I'm currently working my way through Evolution's Witness: How eyes evolved by Ivan Schwab. When (if!) I've finished, I'll review it. So far, I am not entirely sure how much I like the writing style but it is certainly packed with great images and interesting facts.

One such interesting fact is the discovery (for me) that certain kinds of brittle stars (echinoderms that are closely related to starfish) have arms that are covered in eyes. One such critter is Ophiocoma wendtii (Picture from the Wiezmann Institute). These have all sorts of interesting abilities, such as being able to regenerate lost limbs (given their name, I guess this happens quite often) and some species reproduce by asexual fission of the central disc, producing two "daughters" with three long legs and, while they regrow, two short ones. I'm not sure if Ophiocoma wendtii is one that reproduces this way but it's the eyes that I'm interested in here!
Eye close-up
Left, is a scanning electron micrograph from Photonic structures in biology by Pete Vukusic & J. Roy Sambles (Nature 424, 852-855) of the top of one of the arms (top panel). Each bump is a separate "eye" featuring a calcite microlens that focuses light to photoreceptor cells within the arm tissue. These cover the surface of each arm, meaning that the brittle star can detect light across its whole body.

A close-up of an individual lens is also shown (bottom panel). (The scale bars are, 10μm, so these things are small!) The physics is a bit beyond me but these little eyes feature a "double-lens design" that "minimizes spherical aberration and birefringence that might otherwise degrade the optical function." In other words (I think), these critters get a fairly undistorted view of the direction that light is coming from.

Potentially, they can use the pattern of light and shade to help avoid predators. Perhaps more fun, though, they also use pigment-containing chromatophores to change colour at night in response to light levels. Not to shabby for an animal that we last shared an ancestor with over 500 million years ago!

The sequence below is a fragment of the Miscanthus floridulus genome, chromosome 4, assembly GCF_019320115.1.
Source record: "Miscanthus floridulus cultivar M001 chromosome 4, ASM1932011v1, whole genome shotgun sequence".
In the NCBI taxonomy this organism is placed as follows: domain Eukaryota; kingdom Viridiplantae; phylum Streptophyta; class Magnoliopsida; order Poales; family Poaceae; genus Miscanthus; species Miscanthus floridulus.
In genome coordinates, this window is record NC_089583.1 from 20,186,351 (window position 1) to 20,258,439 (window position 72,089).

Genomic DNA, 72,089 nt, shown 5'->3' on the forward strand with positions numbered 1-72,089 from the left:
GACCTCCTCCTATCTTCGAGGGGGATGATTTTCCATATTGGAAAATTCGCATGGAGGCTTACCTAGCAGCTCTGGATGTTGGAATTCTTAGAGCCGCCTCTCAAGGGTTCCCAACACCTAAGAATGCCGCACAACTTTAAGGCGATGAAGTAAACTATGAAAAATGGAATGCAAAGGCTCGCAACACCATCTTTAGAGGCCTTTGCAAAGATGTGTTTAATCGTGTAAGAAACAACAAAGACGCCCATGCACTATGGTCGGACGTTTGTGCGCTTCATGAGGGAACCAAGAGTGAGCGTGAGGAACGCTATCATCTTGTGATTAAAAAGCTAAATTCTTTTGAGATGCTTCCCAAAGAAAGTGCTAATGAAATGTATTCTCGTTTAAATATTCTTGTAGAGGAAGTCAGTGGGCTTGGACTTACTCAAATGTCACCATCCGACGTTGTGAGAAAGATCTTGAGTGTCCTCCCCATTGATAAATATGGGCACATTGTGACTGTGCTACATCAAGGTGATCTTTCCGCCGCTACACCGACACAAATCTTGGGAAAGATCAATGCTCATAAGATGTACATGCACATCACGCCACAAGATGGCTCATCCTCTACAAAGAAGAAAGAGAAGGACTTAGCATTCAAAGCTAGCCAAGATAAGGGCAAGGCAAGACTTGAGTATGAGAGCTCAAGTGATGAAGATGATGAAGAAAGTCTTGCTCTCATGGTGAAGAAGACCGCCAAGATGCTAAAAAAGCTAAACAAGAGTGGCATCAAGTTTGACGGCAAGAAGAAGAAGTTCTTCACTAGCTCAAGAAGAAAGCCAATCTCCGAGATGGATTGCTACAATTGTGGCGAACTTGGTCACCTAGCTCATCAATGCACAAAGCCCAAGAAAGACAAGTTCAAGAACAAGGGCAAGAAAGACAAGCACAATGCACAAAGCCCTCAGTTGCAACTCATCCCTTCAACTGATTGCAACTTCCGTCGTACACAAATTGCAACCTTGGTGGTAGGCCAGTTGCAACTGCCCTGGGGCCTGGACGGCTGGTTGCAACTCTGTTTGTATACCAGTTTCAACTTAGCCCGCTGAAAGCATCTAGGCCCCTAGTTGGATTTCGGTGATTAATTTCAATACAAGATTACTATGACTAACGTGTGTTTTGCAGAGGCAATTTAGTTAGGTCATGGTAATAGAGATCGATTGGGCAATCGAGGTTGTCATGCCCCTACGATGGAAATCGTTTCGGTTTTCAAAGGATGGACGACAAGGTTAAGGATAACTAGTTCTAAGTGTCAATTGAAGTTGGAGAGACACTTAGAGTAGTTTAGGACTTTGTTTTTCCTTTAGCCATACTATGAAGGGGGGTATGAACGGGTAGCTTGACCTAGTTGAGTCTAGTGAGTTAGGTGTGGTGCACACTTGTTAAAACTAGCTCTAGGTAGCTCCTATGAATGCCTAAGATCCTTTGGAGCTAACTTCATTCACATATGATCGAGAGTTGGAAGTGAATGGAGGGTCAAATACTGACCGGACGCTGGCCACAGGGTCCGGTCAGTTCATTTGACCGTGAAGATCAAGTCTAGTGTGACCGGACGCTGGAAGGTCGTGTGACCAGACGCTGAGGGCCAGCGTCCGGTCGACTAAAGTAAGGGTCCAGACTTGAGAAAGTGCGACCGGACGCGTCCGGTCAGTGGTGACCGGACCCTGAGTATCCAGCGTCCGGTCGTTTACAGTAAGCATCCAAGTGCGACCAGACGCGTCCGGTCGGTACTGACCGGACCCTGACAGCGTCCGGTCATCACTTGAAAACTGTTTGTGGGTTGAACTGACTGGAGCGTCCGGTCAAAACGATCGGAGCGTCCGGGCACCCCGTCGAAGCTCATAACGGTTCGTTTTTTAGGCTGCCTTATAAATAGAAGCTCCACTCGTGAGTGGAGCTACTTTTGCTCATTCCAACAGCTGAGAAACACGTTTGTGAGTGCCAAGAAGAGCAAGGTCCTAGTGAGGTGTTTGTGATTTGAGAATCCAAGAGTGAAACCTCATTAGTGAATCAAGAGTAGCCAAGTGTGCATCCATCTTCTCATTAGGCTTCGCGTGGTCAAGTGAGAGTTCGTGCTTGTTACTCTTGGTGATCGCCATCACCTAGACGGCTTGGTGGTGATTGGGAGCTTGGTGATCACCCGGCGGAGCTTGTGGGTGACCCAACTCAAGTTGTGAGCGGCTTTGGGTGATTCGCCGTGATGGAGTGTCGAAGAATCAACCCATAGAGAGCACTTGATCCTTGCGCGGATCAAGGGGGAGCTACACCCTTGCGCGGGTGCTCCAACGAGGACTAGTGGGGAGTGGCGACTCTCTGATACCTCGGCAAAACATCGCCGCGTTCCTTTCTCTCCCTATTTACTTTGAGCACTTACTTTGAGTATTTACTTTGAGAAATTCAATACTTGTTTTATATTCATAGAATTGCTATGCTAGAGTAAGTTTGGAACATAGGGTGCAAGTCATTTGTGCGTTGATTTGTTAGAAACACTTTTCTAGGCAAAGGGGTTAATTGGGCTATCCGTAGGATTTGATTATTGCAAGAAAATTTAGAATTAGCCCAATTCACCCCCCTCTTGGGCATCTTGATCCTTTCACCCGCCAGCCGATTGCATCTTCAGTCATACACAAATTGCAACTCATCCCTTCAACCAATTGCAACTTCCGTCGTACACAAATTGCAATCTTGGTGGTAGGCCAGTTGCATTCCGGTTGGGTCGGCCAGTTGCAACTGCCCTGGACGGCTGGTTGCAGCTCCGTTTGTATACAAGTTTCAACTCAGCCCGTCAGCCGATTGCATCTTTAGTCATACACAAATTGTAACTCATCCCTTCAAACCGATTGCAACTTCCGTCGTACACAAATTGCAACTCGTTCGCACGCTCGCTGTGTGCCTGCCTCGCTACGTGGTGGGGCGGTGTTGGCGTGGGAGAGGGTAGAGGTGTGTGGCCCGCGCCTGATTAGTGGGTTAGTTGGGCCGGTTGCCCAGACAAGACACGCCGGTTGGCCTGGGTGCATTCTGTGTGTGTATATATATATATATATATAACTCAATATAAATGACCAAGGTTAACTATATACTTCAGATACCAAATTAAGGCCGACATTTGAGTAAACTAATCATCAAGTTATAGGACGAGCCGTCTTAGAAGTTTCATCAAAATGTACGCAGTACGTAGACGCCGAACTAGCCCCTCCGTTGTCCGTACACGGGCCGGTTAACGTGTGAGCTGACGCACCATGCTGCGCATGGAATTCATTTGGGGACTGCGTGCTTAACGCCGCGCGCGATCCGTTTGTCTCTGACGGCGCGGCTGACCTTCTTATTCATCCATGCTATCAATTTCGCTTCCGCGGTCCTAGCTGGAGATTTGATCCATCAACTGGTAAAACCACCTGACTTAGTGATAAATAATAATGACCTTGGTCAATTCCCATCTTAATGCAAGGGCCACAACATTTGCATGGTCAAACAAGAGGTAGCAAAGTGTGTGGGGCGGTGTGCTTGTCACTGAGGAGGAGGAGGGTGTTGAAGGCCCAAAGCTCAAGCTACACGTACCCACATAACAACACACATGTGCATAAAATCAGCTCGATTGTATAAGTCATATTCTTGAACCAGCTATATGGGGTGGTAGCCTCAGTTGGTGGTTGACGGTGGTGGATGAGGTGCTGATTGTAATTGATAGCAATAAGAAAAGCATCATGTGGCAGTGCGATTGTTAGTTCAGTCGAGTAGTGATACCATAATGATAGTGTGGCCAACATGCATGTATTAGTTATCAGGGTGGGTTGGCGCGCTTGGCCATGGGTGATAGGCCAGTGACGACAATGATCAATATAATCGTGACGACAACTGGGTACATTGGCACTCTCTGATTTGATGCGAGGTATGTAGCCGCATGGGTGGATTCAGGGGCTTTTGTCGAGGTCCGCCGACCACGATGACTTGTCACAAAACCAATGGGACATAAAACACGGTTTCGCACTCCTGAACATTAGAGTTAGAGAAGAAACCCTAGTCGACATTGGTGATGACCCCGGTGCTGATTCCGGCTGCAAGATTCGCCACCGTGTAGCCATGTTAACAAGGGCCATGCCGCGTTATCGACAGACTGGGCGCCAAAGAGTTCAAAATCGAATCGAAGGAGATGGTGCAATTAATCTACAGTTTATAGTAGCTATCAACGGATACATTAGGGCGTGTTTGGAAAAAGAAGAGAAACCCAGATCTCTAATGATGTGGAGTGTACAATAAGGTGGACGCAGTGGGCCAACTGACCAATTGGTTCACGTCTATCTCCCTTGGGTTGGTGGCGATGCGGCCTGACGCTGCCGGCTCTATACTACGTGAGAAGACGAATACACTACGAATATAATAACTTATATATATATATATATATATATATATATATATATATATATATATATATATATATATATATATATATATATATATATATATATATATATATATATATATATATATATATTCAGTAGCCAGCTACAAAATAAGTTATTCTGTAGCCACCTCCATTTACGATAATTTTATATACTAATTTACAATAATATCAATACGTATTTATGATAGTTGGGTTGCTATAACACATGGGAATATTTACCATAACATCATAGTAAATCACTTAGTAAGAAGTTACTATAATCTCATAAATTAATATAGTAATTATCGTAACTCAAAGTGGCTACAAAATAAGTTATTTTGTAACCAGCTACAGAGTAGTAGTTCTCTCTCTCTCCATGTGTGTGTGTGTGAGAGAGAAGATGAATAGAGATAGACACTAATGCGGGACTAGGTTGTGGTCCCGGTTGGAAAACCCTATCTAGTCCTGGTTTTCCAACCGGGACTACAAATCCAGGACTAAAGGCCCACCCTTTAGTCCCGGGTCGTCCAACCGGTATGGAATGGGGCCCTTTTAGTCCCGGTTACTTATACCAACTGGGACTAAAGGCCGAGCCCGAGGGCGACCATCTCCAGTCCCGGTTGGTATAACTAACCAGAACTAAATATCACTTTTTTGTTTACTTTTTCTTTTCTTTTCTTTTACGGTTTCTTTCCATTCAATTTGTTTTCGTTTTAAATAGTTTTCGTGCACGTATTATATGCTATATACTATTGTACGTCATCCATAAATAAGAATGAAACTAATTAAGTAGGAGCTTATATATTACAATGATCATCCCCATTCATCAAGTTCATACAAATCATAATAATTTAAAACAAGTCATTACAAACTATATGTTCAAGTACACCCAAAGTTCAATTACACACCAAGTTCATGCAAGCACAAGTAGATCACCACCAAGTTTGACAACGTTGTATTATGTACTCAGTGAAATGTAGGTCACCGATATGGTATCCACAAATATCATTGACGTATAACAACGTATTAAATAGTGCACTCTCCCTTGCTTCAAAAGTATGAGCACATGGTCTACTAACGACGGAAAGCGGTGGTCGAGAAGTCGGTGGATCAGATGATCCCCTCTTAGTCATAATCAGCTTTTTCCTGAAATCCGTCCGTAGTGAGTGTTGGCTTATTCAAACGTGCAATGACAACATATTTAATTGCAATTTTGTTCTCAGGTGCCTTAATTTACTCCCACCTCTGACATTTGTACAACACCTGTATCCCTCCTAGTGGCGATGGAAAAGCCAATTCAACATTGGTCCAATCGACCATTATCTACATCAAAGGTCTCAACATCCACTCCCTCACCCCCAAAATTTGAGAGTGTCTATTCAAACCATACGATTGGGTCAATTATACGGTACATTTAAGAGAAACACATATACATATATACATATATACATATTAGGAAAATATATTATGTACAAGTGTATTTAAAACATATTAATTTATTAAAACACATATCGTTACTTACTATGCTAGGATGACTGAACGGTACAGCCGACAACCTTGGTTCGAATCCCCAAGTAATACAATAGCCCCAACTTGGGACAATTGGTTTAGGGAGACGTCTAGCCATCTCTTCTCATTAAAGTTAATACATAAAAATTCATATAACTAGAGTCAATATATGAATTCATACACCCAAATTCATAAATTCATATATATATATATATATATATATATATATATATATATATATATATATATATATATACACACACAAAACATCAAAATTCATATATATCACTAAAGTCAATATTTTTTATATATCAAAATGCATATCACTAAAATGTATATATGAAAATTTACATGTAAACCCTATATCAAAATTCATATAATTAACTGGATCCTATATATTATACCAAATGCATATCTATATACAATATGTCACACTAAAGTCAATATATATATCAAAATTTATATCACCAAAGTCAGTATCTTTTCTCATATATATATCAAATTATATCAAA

Thursday, 12 April 2012

Short-cited VI: the scientific skullduggery of the citation cartel

In yesterday's post, I briefly mentioned and linked to an interesting blog article on "The Emergence of a Citation Cartel", in which editors from one journal are exposed writing review articles in a different journal that almost exclusively cite their journal's papers from the last two years, thus boosting their Impact Factor.

The most striking case cited was a review article in Medical Science Monitor by Eve, Fillmore, Borlongan and Sanberg: "Stem cells have the potential to rejuvenate regenerative medicine research". This review cites 495 papers (at an average of around 9 words per citation!), of which 445 are from "Cell Transplantation - The Regenerative Medicine Journal", published between 2008 and 2009.

At the time, I wondered:
How they can write a coherent article by doing this without plaigiarising heavily, I am not sure, as they must have to ignore masses of relevant literature...
The answer turns out to be depressing simple: despite the rather intriguing title of the review, it is nothing more than literally "an analysis of the articles published in the journal Cell Transplantation - The Regenerative Medicine Journal between 2008 and 2009" under the pretext that this "reveals the topics and categories that are on the cutting edge of regenerative medicine research". If you want to read the whole article, you can download it for personal use here. It's a bit boring, though, to be honest. You can actually get the idea of what they did from the abstract:
The increasing number of publications featuring the use of stem cells in regenerative processes supports the idea that they are revolutionizing regenerative medicine research. In an analysis of the articles published in the journal Cell Transplantation - The Regenerative Medicine Journal between 2008 and 2009, which reveals the topics and categories that are on the cutting edge of regenerative medicine research, stem cells are becoming increasingly relevant as the "runner-up" category to "neuroscience" related articles. The high volume of stem cell research casts a bright light on the hope for stem cells and their role in regenerative medicine as a number of reports deal with research using stem cells entering, or seeking approval for, clinical trials. The "methods and new technologies" and "tissue engineering" sections were almost equally as popular, and in part, reflect attempts to maximize the potential of stem cells and other treatments for the repair of damaged tissue. Transplantation studies were again more popular than non-transplantation, and the contribution of stem cell-related transplants was greater than other types of transplants. The non-transplantation articles were predominantly related to new methods for the preparation, isolation and manipulation of materials for transplant by specific culture media, gene therapy, medicines, dietary supplements, and co-culturing with other cells and further elucidation of disease mechanisms. A sizeable proportion of the transplantation articles reported on how previously new methods may have aided the ability of the cells or tissue to exert beneficial effects following transplantation.